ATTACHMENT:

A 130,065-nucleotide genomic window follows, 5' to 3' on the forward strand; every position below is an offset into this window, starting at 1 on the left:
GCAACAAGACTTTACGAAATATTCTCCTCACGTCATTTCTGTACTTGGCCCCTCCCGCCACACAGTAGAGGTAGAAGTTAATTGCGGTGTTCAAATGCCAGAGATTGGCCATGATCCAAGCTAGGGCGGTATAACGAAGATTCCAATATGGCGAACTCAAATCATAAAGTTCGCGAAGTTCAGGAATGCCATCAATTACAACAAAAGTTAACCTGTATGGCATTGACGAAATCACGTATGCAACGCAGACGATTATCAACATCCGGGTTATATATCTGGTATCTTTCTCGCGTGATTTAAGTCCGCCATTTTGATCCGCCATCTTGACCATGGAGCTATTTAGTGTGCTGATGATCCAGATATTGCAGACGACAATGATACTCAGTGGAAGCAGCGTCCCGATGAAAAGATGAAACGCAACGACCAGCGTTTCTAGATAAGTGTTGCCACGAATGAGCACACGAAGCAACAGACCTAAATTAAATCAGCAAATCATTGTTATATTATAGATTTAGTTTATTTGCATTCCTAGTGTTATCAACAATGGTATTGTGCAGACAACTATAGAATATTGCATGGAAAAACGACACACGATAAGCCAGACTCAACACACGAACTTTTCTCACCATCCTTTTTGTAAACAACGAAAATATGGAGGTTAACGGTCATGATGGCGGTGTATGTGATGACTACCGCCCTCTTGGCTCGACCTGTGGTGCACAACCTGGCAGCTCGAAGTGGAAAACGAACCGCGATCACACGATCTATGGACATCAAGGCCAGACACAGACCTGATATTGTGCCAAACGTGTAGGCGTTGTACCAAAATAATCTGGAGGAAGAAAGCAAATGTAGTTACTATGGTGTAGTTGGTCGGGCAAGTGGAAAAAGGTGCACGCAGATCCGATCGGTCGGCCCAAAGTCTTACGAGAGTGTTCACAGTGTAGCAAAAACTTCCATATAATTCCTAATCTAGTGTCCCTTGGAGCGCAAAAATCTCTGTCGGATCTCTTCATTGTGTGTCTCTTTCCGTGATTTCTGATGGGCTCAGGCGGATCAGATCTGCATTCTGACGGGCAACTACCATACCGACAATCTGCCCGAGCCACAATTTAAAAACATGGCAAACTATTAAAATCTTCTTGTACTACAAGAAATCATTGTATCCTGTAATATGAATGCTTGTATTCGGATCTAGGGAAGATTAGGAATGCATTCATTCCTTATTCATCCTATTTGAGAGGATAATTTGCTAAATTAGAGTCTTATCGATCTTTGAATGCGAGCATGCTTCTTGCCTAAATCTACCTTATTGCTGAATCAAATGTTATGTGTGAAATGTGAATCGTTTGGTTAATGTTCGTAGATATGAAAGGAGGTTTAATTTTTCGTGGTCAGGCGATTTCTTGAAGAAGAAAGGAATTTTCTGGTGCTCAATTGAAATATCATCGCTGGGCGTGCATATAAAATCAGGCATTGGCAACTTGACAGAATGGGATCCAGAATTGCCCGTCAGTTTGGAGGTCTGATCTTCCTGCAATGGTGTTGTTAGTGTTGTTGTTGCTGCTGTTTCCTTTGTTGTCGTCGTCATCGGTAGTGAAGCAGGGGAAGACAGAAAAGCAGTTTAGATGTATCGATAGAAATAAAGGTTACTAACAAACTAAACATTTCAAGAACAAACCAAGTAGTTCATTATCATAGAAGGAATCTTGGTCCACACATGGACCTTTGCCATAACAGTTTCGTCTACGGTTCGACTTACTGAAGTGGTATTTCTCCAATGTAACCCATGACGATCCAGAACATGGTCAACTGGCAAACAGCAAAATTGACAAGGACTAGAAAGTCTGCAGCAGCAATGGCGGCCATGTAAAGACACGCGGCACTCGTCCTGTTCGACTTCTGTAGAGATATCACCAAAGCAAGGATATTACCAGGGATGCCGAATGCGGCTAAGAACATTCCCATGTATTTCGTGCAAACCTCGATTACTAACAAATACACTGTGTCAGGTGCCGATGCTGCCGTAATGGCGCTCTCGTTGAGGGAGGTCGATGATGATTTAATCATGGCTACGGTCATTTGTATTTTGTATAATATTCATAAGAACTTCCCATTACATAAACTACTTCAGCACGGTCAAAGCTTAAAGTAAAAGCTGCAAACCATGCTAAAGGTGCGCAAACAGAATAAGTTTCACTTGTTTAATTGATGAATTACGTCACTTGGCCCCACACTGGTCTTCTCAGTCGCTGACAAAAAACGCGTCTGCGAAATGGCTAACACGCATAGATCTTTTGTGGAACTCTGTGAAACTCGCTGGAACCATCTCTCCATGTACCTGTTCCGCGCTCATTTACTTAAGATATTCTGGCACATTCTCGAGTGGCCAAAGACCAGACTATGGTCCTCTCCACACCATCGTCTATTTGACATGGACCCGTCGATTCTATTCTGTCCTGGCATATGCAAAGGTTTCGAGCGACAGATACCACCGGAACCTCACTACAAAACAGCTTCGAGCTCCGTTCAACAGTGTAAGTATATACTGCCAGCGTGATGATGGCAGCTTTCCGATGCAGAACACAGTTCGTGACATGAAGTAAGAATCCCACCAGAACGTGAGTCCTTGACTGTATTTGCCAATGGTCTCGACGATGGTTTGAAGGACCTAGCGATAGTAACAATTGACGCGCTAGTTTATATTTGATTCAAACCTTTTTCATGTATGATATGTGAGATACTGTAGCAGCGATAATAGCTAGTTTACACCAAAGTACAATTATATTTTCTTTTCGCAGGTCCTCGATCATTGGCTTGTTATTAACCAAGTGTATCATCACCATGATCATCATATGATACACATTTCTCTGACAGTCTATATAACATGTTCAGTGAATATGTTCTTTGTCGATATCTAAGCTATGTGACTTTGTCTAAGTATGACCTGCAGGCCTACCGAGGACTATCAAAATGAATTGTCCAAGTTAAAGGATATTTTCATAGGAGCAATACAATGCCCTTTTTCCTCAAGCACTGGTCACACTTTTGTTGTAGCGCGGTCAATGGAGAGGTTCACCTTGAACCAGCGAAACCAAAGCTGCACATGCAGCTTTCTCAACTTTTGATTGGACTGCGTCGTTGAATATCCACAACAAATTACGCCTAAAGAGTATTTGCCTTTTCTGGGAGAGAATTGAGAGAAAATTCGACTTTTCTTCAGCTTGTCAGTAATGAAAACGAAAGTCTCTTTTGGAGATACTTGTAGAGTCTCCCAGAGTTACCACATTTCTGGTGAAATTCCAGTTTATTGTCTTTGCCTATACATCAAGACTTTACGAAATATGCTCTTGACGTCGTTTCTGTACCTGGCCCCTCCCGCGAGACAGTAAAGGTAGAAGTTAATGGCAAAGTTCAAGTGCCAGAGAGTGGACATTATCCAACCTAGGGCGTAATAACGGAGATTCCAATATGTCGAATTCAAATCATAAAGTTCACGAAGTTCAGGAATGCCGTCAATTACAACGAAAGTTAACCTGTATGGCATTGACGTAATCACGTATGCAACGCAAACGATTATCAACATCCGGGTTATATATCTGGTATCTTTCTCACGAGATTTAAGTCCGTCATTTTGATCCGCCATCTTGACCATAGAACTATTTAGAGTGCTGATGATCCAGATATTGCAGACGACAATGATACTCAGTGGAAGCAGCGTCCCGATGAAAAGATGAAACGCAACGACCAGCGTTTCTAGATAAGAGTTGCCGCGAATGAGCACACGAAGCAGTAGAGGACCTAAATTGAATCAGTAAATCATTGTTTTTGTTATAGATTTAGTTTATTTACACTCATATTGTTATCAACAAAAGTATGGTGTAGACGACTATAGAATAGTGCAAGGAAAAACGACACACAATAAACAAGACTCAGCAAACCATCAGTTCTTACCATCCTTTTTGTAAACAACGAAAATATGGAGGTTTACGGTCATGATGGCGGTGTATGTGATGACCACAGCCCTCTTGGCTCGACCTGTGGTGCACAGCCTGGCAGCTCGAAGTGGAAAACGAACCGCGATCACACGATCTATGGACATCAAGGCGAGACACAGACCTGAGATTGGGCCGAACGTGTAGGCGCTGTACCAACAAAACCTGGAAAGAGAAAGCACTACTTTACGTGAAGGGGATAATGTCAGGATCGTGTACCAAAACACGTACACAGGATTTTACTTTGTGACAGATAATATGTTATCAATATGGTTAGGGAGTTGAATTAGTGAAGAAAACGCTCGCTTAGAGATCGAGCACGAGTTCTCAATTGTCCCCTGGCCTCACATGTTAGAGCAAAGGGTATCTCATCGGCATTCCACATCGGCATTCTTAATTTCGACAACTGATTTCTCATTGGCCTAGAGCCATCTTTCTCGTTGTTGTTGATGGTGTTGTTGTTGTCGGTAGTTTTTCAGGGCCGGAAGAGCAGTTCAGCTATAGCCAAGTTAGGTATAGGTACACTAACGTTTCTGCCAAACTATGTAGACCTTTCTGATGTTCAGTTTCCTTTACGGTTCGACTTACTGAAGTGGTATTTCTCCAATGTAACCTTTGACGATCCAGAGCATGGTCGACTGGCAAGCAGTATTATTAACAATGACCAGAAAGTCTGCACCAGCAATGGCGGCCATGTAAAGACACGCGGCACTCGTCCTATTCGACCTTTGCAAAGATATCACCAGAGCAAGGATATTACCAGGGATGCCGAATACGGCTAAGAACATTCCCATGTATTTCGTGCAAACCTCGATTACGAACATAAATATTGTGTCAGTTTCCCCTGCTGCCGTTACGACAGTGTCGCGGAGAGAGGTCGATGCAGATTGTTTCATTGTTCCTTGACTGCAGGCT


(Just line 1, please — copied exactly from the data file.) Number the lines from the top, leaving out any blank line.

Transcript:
A 130,065-nucleotide genomic window follows, 5' to 3' on the forward strand; every position below is an offset into this window, starting at 1 on the left: